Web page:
It is important to remember that protein supplements are exactly what they are, supplements. They should only ‘supplement’ what you are already eating on a day-to-day basis without eliminating the need for food entirely.
What are the risks involved?
There are next to no harmful effects of consuming protein supplements as they are merely derived from whole foods. Take for instance, whey protein. Whey is the liquid component of milk which is separated from the curd in the cheese-making process. This is the part of the milk with the highest protein content and minerals.
Whey protein is the most popular protein supplement simply because of its cost, availability and effectiveness at building new, lean muscle.
To get the best out of this protein supplement, ensure that the protein is derived from grass-fed cows as this will reduce the likelihood of the protein containing hidden or artificial chemicals which could pose serious health risks.
Two of the best sports nutrition companies who proactively source the highest-grade protein supplements (including grass-fed whey protein) are Myprotein and Bulk Powders. If you are on a tight budget, using a Myprotein discount code or a Bulk Powders discount code can help you save a lot of money if you are looking to use protein supplements long-term.
It is perfectly possible to have too much of a good thing, so if you are interested in trying a protein supplement, or looking to go on a high-protein diet, consult with your GP in advance to determine any pre-existing health problems that may worsen through supplementation.
For instance, minor side effects of protein supplements can include bloating, passing of wind, indigestion, dehydration and potentially weight gain. This may be attributed to an intolerance to lactose (where the body does not produce the enzyme lactase to break the lactose down) causing unwanted side effects.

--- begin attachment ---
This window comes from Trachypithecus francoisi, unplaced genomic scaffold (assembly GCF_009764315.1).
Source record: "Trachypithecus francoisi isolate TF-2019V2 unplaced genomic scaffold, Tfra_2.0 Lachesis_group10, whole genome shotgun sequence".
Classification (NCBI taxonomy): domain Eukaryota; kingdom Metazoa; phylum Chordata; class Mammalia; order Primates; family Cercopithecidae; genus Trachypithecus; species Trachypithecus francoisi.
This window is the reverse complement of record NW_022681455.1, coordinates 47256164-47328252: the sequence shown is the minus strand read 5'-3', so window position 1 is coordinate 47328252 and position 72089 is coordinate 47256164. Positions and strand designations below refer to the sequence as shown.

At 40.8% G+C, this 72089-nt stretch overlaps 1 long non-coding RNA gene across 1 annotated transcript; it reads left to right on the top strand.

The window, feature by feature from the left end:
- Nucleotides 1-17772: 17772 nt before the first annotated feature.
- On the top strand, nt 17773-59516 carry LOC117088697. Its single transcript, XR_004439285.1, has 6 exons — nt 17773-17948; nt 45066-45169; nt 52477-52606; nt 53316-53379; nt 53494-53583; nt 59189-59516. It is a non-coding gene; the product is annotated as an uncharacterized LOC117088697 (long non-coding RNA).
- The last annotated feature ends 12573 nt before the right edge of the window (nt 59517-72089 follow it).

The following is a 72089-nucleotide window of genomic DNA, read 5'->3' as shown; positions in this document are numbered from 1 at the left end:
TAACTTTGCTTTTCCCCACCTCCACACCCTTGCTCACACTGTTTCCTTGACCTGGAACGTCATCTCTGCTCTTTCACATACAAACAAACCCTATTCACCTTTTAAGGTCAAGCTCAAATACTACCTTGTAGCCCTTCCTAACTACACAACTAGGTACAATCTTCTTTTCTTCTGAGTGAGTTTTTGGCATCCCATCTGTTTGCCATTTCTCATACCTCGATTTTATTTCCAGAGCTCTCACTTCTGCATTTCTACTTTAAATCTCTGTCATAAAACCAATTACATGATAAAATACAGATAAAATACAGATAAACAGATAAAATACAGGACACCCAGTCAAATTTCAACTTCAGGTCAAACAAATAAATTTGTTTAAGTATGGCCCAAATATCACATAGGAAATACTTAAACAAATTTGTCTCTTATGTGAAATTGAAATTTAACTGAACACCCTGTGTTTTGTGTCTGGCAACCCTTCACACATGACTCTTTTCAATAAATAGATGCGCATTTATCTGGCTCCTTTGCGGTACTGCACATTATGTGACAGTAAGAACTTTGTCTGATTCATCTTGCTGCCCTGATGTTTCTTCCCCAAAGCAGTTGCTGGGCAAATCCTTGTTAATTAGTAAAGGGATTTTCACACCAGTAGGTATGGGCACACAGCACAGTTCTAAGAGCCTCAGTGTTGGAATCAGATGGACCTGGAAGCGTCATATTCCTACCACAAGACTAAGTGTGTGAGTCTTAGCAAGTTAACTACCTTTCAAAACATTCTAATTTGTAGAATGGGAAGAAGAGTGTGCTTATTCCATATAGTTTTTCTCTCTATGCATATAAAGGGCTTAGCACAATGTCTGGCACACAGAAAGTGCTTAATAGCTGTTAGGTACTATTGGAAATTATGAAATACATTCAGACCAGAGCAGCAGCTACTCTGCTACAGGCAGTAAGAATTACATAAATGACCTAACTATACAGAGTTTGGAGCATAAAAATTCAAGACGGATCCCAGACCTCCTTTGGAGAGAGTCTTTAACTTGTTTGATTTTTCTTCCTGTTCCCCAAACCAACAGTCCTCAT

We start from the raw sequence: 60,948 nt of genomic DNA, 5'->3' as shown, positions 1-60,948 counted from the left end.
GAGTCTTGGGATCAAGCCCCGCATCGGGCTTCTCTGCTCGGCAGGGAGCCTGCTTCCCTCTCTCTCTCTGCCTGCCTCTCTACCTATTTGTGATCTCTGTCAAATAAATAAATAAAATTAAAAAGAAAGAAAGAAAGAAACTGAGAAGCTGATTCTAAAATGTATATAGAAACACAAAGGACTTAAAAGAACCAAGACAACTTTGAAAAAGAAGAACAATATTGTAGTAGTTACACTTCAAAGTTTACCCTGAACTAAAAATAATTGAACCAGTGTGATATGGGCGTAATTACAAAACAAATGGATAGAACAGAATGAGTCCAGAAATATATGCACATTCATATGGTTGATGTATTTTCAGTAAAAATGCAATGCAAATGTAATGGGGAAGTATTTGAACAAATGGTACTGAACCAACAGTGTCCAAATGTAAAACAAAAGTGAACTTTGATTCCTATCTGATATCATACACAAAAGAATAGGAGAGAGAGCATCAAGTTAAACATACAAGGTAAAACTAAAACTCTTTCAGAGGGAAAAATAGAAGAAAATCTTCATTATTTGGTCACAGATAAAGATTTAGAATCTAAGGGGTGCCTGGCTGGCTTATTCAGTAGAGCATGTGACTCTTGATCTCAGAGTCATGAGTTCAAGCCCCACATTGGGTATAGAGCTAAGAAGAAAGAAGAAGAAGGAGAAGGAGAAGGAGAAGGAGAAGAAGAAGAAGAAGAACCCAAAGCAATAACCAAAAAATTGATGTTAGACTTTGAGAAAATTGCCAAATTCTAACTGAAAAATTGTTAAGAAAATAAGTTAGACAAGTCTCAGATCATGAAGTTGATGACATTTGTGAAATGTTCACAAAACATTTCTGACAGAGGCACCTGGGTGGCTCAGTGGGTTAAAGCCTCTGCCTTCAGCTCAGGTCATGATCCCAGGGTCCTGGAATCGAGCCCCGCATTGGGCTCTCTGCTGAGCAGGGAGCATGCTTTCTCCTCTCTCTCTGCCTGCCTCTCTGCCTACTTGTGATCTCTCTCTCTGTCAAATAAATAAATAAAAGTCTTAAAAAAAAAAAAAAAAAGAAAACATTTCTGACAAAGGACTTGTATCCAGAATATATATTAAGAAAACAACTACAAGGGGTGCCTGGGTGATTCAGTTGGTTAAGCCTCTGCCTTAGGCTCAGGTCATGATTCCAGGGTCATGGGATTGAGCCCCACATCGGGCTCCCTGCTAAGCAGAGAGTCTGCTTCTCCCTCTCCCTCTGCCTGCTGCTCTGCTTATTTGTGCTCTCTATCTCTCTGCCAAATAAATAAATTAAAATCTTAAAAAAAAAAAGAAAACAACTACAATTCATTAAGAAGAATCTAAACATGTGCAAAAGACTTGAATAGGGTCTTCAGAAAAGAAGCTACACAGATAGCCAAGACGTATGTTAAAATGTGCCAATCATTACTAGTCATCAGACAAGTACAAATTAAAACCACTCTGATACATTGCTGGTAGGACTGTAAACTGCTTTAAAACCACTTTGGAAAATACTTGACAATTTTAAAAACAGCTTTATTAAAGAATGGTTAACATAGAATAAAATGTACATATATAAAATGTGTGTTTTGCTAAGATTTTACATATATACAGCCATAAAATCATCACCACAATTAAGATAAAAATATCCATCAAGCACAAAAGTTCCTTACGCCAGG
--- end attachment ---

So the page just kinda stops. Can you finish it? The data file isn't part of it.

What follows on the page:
It is important to choose a protein supplement that does not contain ingredients which will put you at risk of suffering from the above. As well as this, keeping within the recommended protein intake per day (depending on your goal) to avoid weight gain or other serious health risks is a good measure to take.
Overall, getting your dietary protein needs from whole foods such as meat, dairy, eggs, fish, nuts and legumes is the best way to maintain your overall health as this is what we were genetically designed to handle.
Protein itself is a vital macronutrient we should all be getting from a balanced diet as the health benefits are numerous. Without protein, it is next to impossible to grow new muscles as well as for the body to carry out its basic metabolic processes to maintain our quality of life.
Nevertheless, protein supplements are a great way to get a quick fix of protein if you are met with time constraints. Supplements are not necessary for you to reach your goal, whether it you are looking to lose weight, gain weight or build muscle, but they are a good way to meet your protein intake much faster.
Protein supplements should be treated strictly as a supplement to our normal dietary routine and should never be the sole focus of any nutrition program as over reliance may cause problems further down the line.